Survey Certificate

What is a Survey Certificate?

One thing that you may have no choice but to obtain before purchasing your new home is a property survey. Although your lender may not require a survey certificate, there are other important reasons—financial and otherwise—to obtain one. Read on to learn more about survey certificates and why it is an important step in the home-buying process.

What is a Survey Certificate?

Not to be confused with an appraisal, a survey certificate shows not only the written boundaries and legal description of the property, but also an actual drawing! Survey certificates (done by a qualified and licensed surveyor) are the only way to determine the lot boundaries as well as any ‘improvements’ that have been made to the property over time such as any additions or new buildings. 

Surveyors will physically go to the property to get the information they need to create the certificate. They will take all the measurements, sketch the property, land, legal boundaries and all the different components of the property. They also make notes of right-of-ways, zoning and other by-laws. This will be turned into a map of sorts, or a ‘plan of survey’. The surveyor will guarantee the accuracy of all the gathered information. 

You may be required to get a survey certificate by your mortgage lender. Most lenders do require a property survey to be completed to make sure that the property is actually worth the same amount that will be provided in the loan. An up to date survey (most lenders require a new survey be made) also lets the lender know the exact location of the home, any other structures on the property, and that there are no present or potential problems with the property.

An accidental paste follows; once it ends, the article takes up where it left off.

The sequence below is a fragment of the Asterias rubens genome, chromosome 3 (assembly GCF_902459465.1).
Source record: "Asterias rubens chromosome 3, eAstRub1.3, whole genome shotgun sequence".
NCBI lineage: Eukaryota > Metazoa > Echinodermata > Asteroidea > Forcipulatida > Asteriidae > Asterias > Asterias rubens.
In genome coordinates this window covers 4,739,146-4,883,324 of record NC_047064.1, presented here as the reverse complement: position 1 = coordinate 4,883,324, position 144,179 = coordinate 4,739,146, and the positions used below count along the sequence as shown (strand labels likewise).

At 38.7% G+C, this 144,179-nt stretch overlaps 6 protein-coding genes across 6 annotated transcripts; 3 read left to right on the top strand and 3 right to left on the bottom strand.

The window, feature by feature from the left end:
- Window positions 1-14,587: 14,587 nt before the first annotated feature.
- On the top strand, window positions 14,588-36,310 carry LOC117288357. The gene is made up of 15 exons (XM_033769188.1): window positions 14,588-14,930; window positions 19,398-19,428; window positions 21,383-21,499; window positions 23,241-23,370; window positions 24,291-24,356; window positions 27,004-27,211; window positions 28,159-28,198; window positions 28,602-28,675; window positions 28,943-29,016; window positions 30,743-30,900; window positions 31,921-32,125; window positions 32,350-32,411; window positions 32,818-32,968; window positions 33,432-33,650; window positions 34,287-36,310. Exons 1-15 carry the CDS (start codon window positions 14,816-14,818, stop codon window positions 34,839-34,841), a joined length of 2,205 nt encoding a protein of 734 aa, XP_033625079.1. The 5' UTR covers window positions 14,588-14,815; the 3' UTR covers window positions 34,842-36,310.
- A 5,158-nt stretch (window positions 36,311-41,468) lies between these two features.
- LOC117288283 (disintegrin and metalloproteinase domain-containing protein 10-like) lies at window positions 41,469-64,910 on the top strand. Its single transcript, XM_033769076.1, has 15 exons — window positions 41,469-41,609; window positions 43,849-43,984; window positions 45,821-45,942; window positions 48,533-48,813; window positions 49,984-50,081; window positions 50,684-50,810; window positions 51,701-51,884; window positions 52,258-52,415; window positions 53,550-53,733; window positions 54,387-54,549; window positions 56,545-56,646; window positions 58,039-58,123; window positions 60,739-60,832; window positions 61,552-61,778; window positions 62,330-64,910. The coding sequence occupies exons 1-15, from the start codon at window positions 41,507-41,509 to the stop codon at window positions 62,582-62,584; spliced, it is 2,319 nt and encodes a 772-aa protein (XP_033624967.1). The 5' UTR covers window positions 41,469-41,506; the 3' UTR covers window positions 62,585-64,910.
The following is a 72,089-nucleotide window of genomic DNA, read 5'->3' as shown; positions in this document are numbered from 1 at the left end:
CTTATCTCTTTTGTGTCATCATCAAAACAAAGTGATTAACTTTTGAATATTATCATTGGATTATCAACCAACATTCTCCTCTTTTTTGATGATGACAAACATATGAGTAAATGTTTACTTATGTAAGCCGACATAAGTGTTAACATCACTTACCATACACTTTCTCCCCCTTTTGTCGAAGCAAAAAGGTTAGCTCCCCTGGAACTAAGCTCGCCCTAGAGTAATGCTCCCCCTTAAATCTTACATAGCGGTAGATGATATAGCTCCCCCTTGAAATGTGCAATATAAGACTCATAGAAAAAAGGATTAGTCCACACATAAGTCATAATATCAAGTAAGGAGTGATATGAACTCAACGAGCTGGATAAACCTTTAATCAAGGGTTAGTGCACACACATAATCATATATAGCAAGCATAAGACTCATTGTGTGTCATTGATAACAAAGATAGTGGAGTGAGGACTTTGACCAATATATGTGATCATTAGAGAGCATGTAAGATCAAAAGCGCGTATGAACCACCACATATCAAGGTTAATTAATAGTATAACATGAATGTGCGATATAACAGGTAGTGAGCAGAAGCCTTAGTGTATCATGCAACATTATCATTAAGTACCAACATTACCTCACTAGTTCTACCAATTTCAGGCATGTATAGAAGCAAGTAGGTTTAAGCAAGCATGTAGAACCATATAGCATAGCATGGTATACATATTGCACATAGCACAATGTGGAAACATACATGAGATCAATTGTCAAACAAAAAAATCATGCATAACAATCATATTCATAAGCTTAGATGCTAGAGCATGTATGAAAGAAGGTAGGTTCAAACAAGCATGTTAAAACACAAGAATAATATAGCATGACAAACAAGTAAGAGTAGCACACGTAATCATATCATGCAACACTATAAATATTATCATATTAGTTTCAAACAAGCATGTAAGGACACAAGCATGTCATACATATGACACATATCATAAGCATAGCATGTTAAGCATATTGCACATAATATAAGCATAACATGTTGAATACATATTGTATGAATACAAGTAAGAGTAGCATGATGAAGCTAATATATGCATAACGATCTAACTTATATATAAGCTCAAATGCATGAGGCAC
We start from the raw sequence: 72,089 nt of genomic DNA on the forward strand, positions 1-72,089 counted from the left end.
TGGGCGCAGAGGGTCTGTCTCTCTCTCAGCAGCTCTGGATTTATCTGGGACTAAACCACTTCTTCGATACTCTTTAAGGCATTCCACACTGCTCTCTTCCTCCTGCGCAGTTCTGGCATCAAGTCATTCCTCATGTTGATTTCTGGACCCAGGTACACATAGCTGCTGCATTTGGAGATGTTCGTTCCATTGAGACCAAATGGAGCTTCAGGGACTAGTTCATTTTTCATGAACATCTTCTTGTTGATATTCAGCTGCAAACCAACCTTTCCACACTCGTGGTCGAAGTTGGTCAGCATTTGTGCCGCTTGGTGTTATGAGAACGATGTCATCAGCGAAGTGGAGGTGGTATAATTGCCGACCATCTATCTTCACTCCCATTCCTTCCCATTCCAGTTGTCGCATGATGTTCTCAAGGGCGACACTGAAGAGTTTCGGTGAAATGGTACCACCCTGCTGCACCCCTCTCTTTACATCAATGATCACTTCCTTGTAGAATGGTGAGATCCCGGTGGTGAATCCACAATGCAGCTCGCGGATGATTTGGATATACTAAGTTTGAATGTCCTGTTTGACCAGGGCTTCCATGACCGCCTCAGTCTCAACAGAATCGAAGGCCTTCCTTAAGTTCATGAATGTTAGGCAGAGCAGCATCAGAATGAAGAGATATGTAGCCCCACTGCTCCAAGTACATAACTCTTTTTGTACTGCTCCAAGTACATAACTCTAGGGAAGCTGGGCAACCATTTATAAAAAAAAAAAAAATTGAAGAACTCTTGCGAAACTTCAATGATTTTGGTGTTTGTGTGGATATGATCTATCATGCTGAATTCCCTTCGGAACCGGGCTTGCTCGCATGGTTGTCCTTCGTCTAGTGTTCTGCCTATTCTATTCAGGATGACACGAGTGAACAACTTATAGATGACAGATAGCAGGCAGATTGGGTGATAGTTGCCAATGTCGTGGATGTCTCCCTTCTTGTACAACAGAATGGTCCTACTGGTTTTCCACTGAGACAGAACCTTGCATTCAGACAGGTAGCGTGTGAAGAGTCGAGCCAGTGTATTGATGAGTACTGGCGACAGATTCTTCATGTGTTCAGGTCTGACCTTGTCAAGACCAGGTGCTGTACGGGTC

Why Would a Buyer Need a Survey Certificate?

While the fact that your lender requires a survey be done as a part of their mortgage requirements is reason enough to get one, there are a number of good reasons why a survey certificate is a wise investment. 

As well as ensuring that your lender is satisfied that the property is as it appears, it is a pretty important thing for you—the buyer—to know, too! It is relatively common, especially in older properties, for there to be a small encroachment on the neighbour’s property or vice versa. Even more common is that the current owner of the property may have unwittingly been treating property as ‘private’ when it actually belongs to the municipality or is park land. 

These encroachments could be as small as a few centimeters but could result in very expensive consequences down the line. For example, a deck could have been seen as ‘your property’ when you purchased your home, but if it was built just a foot into municipal land  you may be required to move it or tear the whole thing down and rebuild it within your own property lines. It may not seem like a big deal, but doing due diligence when it comes to knowing your property’s boundaries could save you from a very costly mistake in the future, like building an addition, fence or driveway on land that doesn’t belong to you. 

While the cost of a survey does vary, it should be factored in to the total amount you will pay on your property as it is a small price to pay for the peace of mind that your property is indeed, your property! 

In spite of the importance of a survey certificate, it is now quite common for lenders to request title insurance rather than a survey certificate. Title insurance is less expensive, while still satisfying the requirements of a lender and a buyer and insures other risks as well, such as work done without a building permit.